Sunday, September 18, 2011

Consumers Prefer Ownership To Streaming?

music circle image from Bobby Owsinski's Music 3.0 blog
A new study by the Insight Research Group and commissioned by eMusic that took place in August 2011 came up with some very interesting results.

Despite the inroads of Spotify, Rhapsody, Grooveshark, the various cloud music services, and a whole host of other streaming services, the study contends that music consumers would much rather own their music than stream it.

Here's what they found:

-- 91% prefer to own music because it allows them to listen as many times as they want

-- 89% prefer to own the music they like, rather than stream it

-- 86% feel that ownership gives them security that their files will not disappear

-- 76% use streaming to discover music that is new to them, before they decide whether or not to buy

--74% will stream music for free, but wouldn't pay to stream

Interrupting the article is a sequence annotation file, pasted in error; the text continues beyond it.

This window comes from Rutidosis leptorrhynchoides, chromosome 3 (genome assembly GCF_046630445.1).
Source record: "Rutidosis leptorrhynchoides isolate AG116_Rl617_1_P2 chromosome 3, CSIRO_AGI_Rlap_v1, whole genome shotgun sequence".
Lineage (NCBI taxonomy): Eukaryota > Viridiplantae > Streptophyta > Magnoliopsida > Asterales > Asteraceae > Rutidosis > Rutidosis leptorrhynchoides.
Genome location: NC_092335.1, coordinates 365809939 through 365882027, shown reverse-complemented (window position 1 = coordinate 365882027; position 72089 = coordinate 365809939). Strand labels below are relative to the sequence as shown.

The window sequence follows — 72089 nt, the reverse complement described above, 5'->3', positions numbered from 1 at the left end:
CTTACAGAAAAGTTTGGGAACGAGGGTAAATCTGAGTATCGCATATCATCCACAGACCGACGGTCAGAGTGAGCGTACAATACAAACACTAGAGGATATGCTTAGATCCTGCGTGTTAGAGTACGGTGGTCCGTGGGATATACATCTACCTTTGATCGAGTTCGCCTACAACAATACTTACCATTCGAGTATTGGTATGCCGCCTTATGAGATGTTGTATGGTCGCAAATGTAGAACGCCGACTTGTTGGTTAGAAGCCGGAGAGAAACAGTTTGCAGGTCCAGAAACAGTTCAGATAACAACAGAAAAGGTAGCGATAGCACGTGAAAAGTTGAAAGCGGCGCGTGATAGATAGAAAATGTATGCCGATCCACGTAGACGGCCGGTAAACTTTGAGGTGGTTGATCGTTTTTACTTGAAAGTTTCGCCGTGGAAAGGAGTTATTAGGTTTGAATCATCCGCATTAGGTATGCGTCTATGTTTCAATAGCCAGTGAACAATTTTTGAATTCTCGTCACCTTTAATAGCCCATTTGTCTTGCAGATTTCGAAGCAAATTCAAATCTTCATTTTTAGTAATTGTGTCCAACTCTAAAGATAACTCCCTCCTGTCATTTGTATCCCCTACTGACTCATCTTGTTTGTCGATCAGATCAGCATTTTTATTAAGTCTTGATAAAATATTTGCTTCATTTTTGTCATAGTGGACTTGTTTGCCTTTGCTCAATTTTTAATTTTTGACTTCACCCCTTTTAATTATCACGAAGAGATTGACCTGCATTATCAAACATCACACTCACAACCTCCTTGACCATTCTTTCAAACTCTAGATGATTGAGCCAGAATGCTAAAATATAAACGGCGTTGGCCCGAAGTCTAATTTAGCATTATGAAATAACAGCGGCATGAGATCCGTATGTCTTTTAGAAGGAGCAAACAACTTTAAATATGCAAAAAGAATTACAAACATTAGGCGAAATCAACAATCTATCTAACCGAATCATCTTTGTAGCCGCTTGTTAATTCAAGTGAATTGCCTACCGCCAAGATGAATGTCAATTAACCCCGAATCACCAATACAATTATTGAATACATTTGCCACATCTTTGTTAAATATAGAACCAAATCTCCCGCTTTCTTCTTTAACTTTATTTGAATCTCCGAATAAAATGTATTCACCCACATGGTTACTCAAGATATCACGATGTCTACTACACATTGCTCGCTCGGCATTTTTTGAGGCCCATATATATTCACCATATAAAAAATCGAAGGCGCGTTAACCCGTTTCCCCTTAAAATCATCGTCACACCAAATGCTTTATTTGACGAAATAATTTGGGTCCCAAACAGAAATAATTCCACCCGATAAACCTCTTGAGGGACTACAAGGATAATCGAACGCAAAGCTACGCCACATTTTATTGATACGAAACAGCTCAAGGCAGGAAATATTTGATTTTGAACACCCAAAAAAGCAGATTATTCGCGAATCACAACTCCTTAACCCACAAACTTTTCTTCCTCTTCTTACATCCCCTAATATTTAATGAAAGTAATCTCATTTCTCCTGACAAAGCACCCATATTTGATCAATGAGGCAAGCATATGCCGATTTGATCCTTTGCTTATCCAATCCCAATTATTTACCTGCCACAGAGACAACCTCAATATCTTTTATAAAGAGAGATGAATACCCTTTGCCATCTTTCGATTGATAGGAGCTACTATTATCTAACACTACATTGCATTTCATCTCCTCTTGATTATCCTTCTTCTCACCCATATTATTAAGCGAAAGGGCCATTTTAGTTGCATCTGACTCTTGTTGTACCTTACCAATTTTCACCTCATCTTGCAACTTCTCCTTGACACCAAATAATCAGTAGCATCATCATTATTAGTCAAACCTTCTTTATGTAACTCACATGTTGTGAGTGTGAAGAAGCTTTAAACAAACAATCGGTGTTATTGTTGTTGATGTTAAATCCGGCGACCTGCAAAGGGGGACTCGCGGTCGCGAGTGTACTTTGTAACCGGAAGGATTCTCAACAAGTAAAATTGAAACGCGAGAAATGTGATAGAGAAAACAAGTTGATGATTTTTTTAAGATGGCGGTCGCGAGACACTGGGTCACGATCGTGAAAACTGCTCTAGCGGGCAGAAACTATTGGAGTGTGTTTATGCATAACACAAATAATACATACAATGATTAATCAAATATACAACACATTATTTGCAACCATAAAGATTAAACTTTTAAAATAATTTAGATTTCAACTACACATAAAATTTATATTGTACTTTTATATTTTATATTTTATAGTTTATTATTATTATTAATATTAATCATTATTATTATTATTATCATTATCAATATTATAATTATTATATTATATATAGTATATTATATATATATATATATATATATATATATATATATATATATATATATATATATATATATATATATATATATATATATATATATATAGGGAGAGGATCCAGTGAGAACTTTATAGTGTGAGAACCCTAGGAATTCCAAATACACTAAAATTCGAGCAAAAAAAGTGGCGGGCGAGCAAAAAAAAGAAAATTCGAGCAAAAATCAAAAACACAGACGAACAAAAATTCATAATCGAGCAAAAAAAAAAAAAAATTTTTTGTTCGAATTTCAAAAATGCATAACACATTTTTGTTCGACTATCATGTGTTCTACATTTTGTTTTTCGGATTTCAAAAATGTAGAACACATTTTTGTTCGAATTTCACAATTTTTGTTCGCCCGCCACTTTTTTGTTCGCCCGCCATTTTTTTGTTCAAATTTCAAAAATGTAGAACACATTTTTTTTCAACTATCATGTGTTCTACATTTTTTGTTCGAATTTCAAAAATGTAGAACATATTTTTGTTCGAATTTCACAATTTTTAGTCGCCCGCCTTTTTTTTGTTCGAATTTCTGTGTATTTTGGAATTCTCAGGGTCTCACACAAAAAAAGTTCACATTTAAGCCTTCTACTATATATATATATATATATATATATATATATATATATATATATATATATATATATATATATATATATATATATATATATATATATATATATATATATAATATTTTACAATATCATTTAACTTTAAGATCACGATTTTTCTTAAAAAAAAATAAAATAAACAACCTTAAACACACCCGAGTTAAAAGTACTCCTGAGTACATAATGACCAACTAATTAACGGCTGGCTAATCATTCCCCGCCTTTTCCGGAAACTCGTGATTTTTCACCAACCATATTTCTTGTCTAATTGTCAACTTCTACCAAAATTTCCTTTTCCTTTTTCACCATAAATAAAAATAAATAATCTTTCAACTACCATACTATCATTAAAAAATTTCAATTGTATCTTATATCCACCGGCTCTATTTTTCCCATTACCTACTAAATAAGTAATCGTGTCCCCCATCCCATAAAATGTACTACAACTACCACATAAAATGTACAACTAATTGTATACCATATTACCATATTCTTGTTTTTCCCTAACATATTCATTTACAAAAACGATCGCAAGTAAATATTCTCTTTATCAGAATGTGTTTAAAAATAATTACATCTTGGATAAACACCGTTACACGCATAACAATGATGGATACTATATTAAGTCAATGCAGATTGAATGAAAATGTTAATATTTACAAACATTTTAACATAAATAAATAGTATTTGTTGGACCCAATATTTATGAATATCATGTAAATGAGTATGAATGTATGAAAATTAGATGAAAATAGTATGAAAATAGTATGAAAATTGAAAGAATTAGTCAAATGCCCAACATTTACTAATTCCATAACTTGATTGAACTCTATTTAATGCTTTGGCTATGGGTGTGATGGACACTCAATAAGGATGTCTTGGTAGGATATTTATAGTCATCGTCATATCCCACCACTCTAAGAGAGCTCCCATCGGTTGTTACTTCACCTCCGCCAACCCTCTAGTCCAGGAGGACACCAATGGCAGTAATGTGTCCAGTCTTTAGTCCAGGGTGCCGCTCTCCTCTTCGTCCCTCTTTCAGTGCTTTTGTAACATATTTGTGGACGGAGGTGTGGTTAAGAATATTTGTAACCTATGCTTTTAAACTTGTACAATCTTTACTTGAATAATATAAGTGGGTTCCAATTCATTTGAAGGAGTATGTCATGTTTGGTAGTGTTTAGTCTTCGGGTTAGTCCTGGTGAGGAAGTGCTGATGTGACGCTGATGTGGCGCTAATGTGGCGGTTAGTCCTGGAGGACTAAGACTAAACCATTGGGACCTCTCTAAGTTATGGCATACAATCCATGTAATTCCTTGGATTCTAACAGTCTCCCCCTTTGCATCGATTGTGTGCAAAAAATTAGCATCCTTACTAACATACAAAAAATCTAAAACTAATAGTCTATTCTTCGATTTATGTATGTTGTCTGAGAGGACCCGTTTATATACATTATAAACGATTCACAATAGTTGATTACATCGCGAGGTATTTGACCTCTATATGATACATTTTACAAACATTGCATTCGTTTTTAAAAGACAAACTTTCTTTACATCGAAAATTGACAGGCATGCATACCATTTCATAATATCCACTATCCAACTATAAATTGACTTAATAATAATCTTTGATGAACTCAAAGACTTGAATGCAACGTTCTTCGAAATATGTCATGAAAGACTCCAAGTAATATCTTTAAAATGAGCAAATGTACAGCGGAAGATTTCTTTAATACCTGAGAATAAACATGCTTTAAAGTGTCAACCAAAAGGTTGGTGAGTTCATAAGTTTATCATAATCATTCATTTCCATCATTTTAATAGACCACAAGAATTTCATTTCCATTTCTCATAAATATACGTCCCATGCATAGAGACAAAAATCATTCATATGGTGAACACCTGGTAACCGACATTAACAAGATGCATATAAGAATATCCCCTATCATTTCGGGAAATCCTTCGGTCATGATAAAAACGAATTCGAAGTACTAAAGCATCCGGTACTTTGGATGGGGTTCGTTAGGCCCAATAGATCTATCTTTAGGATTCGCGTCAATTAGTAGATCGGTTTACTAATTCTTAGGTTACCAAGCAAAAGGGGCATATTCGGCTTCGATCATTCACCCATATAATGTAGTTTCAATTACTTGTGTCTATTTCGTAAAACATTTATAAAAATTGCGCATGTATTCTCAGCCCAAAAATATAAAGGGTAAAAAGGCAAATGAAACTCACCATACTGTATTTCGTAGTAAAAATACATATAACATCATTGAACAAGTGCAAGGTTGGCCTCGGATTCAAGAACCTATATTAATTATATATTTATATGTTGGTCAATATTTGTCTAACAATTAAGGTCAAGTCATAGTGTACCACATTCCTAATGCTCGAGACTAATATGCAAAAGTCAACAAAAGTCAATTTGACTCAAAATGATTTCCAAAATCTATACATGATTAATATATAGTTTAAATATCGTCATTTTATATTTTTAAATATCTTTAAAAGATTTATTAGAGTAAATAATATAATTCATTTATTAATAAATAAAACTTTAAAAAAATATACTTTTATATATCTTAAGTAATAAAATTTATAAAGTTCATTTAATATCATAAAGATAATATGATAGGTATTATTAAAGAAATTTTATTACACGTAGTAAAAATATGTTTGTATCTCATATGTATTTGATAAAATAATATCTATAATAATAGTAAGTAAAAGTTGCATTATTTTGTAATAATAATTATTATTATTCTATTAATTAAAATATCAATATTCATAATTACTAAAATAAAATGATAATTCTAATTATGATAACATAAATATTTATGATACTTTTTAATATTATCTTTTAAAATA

-- Only 13% pay to stream music online; 84% of consumers who pay to stream also purchase digital music files

-- 79% do not think they will ever give up owning music and just stream it online

-- 39% will store digital music files they own in a cloud-digital locker, so that they can listen to them anywhere

-- Only 14% will increase their use of paid streaming services

Now the first thing about this study is that it was commissioned by eMusic and they're a music retailer. It's in their best interest to have these kinds of results to keep their customers buying and the record labels and artists supplying to them. The second thing is that we're just on the event horizon of the streaming revolution. Come back and do the same study next year at this time and let's see the results then.
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steve harvey said...

eMusic also just launched a streaming service:

DanieleAmoresano said...

There's another issue that we should consider in the streaming revolution. I think the kind of music you listen to and how dated it is can somehow modify the pattern here. What I'm tryin' to say is that maybe you want to own an Abbey Road LP, but not the last Arctic Monkeys' single, if you know what I mean. The fact is that the Album thing is starting to be something obsolete opposed to the costant stream and music and new releases that the web offers and I think that this is somehow related with the desire of owning your own music. It's about how you perceive it and how you value it.

Sorry for my English, I hope I made my point :)


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